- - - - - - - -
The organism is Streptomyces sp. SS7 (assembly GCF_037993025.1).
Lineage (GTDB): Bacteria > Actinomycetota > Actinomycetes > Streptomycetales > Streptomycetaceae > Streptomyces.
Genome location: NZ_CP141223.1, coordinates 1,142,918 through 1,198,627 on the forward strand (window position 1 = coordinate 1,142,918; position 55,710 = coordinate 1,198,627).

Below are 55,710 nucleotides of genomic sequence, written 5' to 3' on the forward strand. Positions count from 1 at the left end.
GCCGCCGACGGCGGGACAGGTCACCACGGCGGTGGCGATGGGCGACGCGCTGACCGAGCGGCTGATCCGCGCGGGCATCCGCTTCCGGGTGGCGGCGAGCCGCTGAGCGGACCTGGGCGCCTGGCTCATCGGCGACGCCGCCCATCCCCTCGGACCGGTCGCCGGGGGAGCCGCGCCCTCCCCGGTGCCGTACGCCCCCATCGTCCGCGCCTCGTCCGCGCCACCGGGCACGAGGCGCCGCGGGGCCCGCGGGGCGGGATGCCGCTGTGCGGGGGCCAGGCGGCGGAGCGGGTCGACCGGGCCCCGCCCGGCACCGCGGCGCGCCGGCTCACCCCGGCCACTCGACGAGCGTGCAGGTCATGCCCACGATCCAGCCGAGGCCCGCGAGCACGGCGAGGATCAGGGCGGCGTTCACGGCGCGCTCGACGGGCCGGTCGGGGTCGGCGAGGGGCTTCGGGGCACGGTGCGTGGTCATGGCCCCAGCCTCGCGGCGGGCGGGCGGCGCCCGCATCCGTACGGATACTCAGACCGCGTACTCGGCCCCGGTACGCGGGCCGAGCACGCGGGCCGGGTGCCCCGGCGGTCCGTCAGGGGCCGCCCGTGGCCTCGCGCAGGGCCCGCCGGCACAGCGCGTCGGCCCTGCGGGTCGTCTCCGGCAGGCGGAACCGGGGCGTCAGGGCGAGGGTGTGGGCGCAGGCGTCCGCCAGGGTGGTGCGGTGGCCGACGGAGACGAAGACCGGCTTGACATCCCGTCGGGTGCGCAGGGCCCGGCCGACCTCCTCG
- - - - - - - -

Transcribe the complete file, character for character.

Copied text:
The organism is Streptomyces sp. SS7 (assembly GCF_037993025.1).
Lineage (GTDB): Bacteria > Actinomycetota > Actinomycetes > Streptomycetales > Streptomycetaceae > Streptomyces.
Genome location: NZ_CP141223.1, coordinates 1,142,918 through 1,198,627 on the forward strand (window position 1 = coordinate 1,142,918; position 55,710 = coordinate 1,198,627).

Below are 55,710 nucleotides of genomic sequence, written 5' to 3' on the forward strand. Positions count from 1 at the left end.
GCCGCCGACGGCGGGACAGGTCACCACGGCGGTGGCGATGGGCGACGCGCTGACCGAGCGGCTGATCCGCGCGGGCATCCGCTTCCGGGTGGCGGCGAGCCGCTGAGCGGACCTGGGCGCCTGGCTCATCGGCGACGCCGCCCATCCCCTCGGACCGGTCGCCGGGGGAGCCGCGCCCTCCCCGGTGCCGTACGCCCCCATCGTCCGCGCCTCGTCCGCGCCACCGGGCACGAGGCGCCGCGGGGCCCGCGGGGCGGGATGCCGCTGTGCGGGGGCCAGGCGGCGGAGCGGGTCGACCGGGCCCCGCCCGGCACCGCGGCGCGCCGGCTCACCCCGGCCACTCGACGAGCGTGCAGGTCATGCCCACGATCCAGCCGAGGCCCGCGAGCACGGCGAGGATCAGGGCGGCGTTCACGGCGCGCTCGACGGGCCGGTCGGGGTCGGCGAGGGGCTTCGGGGCACGGTGCGTGGTCATGGCCCCAGCCTCGCGGCGGGCGGGCGGCGCCCGCATCCGTACGGATACTCAGACCGCGTACTCGGCCCCGGTACGCGGGCCGAGCACGCGGGCCGGGTGCCCCGGCGGTCCGTCAGGGGCCGCCCGTGGCCTCGCGCAGGGCCCGCCGGCACAGCGCGTCGGCCCTGCGGGTCGTCTCCGGCAGGCGGAACCGGGGCGTCAGGGCGAGGGTGTGGGCGCAGGCGTCCGCCAGGGTGGTGCGGTGGCCGACGGAGACGAAGACCGGCTTGACATCCCGTCGGGTGCGCAGGGCCCGGCCGACCTCCTCG